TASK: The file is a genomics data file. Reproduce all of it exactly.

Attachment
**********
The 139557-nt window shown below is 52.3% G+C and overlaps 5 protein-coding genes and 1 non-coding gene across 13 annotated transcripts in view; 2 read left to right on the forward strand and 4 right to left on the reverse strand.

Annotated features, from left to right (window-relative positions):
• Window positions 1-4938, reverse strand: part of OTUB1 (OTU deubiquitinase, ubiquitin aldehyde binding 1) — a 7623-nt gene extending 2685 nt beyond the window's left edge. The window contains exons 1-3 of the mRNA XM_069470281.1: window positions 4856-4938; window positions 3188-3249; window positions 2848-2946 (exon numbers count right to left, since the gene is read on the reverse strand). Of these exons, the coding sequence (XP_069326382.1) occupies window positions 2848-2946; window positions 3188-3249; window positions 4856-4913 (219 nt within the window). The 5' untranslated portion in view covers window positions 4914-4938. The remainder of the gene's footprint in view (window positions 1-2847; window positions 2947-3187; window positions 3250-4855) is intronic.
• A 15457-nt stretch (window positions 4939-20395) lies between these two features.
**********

The 139557-nt window shown below is 52.3% G+C and overlaps 5 protein-coding genes and 1 non-coding gene across 13 annotated transcripts in view; 2 read left to right on the forward strand and 4 right to left on the reverse strand.

Annotated features, from left to right (window-relative positions):
• Window positions 1-4938, reverse strand: part of OTUB1 (OTU deubiquitinase, ubiquitin aldehyde binding 1) — a 7623-nt gene extending 2685 nt beyond the window's left edge. The window contains exons 1-3 of the mRNA XM_069470281.1: window positions 4856-4938; window positions 3188-3249; window positions 2848-2946 (exon numbers count right to left, since the gene is read on the reverse strand). Of these exons, the coding sequence (XP_069326382.1) occupies window positions 2848-2946; window positions 3188-3249; window positions 4856-4913 (219 nt within the window). The 5' untranslated portion in view covers window positions 4914-4938. The remainder of the gene's footprint in view (window positions 1-2847; window positions 2947-3187; window positions 3250-4855) is intronic.
• A 15457-nt stretch (window positions 4939-20395) lies between these two features.